Cover of book: A Jealous Tide

Anna MacDonald
A Jealous Tide

A physical restlessness pulses through the pages of A Jealous Tide, as its unnamed protagonist walks along rivers – first the Yarra, then the Thames – ruminating on gravity and tidal pulls, what it means to be cast adrift, and how returning from such a state may well be impossible. The narrator is an academic, ostensibly studying the use of rivers and oceans in Virginia Woolf’s novels, but drawn, increasingly and instead, to reading about drownings and watery near-deaths, and to accounts of shipwreck survivors and their injuries. She is working in Melbourne, and then conducting her research in central London, but always walking and thinking, always feeling the pull of migration, of movement, of “being still and still moving”, upon her body.

Anna MacDonald’s novel is intensely interior, tracking the mind and its movements within a largely still exterior. Her protagonist is quiet, mainly sticking to small routines and work, and almost always alone; she rarely speaks or interacts with anyone. Instead, she thinks, she imagines and she dreams – chapters that outline her day-to-day activities are interspersed with those that follow memories, or, later, an unfolding narrative about a near-drowning that the protagonist has invented from a scrap of historical fact. So too are her dreams – often about ships and sea creatures or labyrinthine streets – given equal weight; and what’s interesting here is the way in which certain images, thoughts and phrases (a tideline in a cup of tea that’s “equatorial”; a sense of being held up or together only by gravity) recur across them all.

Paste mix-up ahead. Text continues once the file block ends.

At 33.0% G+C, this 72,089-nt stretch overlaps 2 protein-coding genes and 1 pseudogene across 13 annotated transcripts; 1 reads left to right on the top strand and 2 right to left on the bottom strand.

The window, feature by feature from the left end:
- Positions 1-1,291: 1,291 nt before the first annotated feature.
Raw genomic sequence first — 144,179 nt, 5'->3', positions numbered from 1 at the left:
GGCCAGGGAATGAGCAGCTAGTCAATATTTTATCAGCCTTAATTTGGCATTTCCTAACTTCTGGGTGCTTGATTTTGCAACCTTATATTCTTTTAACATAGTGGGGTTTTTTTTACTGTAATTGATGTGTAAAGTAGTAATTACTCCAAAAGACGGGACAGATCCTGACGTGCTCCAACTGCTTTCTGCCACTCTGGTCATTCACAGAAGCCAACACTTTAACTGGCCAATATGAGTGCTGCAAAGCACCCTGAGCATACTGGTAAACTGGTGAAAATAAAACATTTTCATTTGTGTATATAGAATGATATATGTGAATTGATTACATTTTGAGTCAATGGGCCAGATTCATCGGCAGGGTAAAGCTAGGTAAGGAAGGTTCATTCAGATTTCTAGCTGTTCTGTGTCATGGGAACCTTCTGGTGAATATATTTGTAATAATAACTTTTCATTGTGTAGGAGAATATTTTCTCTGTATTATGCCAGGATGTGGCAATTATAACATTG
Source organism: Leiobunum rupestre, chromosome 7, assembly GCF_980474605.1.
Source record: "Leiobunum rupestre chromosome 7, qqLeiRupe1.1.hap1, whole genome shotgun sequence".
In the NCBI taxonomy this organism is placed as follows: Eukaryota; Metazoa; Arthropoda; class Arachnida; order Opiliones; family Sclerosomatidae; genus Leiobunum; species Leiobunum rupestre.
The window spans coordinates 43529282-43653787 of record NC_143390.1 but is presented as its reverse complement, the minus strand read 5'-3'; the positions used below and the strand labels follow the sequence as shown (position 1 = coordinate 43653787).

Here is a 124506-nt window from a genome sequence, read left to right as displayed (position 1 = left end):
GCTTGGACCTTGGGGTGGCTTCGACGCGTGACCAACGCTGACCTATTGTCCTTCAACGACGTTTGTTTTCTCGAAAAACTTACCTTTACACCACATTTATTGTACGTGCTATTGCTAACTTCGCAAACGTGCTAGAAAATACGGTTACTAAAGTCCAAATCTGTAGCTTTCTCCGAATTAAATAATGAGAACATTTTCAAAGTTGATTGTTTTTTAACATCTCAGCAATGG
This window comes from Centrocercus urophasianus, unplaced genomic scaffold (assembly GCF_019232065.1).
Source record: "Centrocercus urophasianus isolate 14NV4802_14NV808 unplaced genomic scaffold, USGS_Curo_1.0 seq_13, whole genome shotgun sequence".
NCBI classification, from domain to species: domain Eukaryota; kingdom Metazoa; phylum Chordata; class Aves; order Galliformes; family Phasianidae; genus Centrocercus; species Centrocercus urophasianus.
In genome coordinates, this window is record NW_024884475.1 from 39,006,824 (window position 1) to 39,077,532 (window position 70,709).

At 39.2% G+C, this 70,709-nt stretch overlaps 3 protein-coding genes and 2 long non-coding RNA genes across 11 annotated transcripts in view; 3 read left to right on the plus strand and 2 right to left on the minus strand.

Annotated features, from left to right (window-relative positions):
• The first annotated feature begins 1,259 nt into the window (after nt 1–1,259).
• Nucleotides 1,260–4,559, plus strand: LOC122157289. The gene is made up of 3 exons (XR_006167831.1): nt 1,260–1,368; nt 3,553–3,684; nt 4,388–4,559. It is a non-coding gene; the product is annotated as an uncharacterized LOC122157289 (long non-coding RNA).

There’s a liquid quality to A Jealous Tide – that is, one that’s echoed in its interest in the unconscious and its workings, and in the slippery nature of the deep loneliness and grief at its centre. It’s clear that the protagonist has survived something – at one stage, she refers to her research into shipwreck survivors as being about the “loneliness of the survivor”, and she has several dissociative episodes and panic attacks across the book. But precisely what she has survived is always left unspoken, a haunting beneath the surface of the text, and it becomes all the more resonant for this. The writing itself is rhythmic and exacting in its details, and only rarely slips from its tight restraint. A Jealous Tide is a compelling and unsettling book, and one that is both beautifully ambitious and remarkably assured.

Fiona Wright

Splice, 214pp, $32.99

This article was first published in the print edition of The Saturday Paper on Oct 24, 2020 as "Anna MacDonald, A Jealous Tide".

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Reviewer: Fiona Wright

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